At the end of my visit, I always make a small donation and pick up a little rolled-up fortune. On my most recent trip, the tiny scroll informed me my probability of success was good and "Whatsoever ails you/May you be well anew/Thoughts will first take cue/And kindness will ensue."

Greenacre Park

In 1971, landscape architect Hideo Sasaki said he wanted "to provide a place for the general public to gain special repose from the increasing city experience of noise, concrete and humdrum".

He accomplished that and then some in a particularly humdrum part of humdrum midtown.

Greenacre Park, off East 51st Street, is what they call a vest-pocket park: a space only 18 metres wide and 36 metres deep .

On the back wall is a 7.5-metre-high waterfall that tumbles over large granite blocks and feeds into a brook running along the eastern side. On the western side is a raised area that's home to a snack shack at one end.

And sprinkled among the honey locust trees are chairs everywhere, so you can sit in this oasis completely shielded from the traffic rushing by just metres away, soothed by the sound of running water while admiring a design that looks as if it came from the mind of Frank Lloyd Wright.

Liz Christy Garden

New York City is crowded. There are more than 8 million people there, with 1.5 million of them crammed into the 59 square kilometres of Manhattan. How many community gardens do you think such a city could accommodate in 2012, when real estate is king?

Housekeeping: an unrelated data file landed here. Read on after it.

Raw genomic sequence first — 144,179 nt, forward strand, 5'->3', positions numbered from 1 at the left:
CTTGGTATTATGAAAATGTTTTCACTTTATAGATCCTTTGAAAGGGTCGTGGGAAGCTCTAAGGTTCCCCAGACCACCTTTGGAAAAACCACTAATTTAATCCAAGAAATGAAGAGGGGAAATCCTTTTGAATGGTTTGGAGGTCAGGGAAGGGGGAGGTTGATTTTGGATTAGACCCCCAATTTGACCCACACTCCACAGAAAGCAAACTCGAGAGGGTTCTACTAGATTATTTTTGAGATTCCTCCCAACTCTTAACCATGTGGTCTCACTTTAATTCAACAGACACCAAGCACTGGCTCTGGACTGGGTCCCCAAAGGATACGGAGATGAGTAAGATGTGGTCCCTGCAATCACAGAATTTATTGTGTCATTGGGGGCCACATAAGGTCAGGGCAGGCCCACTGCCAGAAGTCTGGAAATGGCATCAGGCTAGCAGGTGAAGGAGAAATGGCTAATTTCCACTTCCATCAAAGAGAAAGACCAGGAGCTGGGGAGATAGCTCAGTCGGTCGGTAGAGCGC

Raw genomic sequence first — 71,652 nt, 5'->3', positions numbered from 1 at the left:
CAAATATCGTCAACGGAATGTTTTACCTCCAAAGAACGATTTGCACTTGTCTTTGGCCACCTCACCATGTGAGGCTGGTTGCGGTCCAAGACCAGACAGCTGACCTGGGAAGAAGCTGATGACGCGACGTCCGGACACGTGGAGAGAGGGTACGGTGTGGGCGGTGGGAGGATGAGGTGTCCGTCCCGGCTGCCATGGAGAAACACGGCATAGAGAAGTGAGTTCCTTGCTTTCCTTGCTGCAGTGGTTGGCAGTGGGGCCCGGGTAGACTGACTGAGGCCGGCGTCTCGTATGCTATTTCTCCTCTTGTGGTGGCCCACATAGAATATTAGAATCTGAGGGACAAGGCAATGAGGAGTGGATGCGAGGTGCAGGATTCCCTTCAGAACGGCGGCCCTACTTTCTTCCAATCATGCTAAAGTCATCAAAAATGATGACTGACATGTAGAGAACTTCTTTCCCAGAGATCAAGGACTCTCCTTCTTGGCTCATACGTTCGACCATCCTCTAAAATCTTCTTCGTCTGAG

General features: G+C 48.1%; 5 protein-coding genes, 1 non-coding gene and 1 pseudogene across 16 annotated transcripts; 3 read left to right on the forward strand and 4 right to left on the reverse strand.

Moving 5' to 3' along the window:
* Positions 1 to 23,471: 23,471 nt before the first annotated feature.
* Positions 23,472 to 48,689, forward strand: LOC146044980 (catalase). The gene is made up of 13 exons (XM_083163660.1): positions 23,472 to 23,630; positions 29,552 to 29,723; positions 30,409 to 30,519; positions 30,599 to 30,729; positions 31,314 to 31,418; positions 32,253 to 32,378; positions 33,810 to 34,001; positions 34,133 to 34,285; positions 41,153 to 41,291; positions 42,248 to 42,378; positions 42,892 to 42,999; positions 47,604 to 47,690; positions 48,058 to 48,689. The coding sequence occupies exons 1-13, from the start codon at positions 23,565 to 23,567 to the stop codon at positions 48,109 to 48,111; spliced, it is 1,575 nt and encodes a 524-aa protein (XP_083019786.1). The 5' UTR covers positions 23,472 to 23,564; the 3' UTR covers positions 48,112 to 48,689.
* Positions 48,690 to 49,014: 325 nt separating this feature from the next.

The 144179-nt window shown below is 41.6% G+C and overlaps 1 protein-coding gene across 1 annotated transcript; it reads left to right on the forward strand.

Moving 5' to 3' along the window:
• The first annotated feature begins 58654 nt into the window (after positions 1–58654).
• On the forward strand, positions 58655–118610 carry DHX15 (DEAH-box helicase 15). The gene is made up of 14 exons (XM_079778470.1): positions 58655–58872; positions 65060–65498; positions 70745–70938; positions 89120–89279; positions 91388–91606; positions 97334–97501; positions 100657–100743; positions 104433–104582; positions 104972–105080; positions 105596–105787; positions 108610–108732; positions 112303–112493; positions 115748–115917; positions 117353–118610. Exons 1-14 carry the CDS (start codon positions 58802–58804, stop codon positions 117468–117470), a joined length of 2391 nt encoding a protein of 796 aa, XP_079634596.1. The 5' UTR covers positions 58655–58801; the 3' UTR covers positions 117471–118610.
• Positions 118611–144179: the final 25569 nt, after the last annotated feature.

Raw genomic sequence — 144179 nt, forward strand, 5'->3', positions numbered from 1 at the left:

Six? A dozen? Twenty? Fifty?

Not even close.

There are more than 600. These pocket-sized places are mostly former vacant lots that have been taken over by community groups and revitalised with greenery, flowers, herb gardens and vegetable patches. They're also places where locals - whether they're hipsters or retirees - can hang out, chat, read, drink coffee or play cards.

The leader of an activist group named the Green Guerillas, Liz Christy, established the first of the city's community gardens in 1973 and it remains there today at the corner of Bowery and Houston streets, where teams of volunteers regularly tend the 60 garden beds.

A single path winds through the lush foliage and as you wander, you come across a trellis of grapevines and a pond filled with fish and turtles. There's a huge Whole Foods store across the road where you can buy a picnic lunch and bring it across to eat in one of the garden's shady nooks.

If you're lucky, maybe resident cats Sully and Sasha will be curious enough to make your acquaintance.

Trip notes

Getting there

Qantas flies Sydney to New York via Los Angeles, code-sharing with American Airlines. qantas.com.au.

See + do

The New York Earth Room, 141 Wooster Street, between Houston and Prince streets, open September to June, Wednesday to Sunday, noon-6pm. 212 473 8072, earthroom.org.

The garden at St Luke in the Fields, 487 Hudson Street, between Barrow and Grove streets, open daily, 10am-dusk. 212 924 0562.

Washington Mews, between University Place and Fifth Avenue, north of Washington Square, open daily until sunset.

Mahayana Buddhist Temple, 133 Canal Street, at the Bowery and Manhattan Bridge Plaza, open daily, 8am-6pm. 212 925 8787.

Greenacre Park, East 51st Street between Second and Third avenues, open daily, 8am-6pm (to 8pm in summer). 212 838 0528,

pps.org/great_public_spaces.

Liz Christy Garden, corner of Bowery and Houston streets, open Saturday, noon-4pm (all year), Sunday, noon-4pm (May-September).

More information

nycgo.com.